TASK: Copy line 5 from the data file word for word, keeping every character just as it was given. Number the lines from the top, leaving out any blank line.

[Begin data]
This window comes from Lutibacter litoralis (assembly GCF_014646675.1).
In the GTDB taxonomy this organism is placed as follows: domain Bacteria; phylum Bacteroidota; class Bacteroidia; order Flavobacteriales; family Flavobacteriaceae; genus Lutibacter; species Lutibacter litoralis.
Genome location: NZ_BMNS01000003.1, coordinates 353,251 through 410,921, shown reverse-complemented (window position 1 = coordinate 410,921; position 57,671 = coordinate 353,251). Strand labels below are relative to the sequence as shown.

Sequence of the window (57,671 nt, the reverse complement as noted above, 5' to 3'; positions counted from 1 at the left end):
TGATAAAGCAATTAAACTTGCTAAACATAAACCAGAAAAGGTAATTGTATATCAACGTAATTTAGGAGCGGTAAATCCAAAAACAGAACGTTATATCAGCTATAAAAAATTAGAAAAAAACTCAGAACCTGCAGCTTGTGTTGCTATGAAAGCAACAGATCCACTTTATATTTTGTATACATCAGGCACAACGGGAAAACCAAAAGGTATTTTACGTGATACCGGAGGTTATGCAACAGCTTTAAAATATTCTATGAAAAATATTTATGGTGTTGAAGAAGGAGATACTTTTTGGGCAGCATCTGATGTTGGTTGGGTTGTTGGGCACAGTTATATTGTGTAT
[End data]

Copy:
TGATAAAGCAATTAAACTTGCTAAACATAAACCAGAAAAGGTAATTGTATATCAACGTAATTTAGGAGCGGTAAATCCAAAAACAGAACGTTATATCAGCTATAAAAAATTAGAAAAAAACTCAGAACCTGCAGCTTGTGTTGCTATGAAAGCAACAGATCCACTTTATATTTTGTATACATCAGGCACAACGGGAAAACCAAAAGGTATTTTACGTGATACCGGAGGTTATGCAACAGCTTTAAAATATTCTATGAAAAATATTTATGGTGTTGAAGAAGGAGATACTTTTTGGGCAGCATCTGATGTTGGTTGGGTTGTTGGGCACAGTTATATTGTGTAT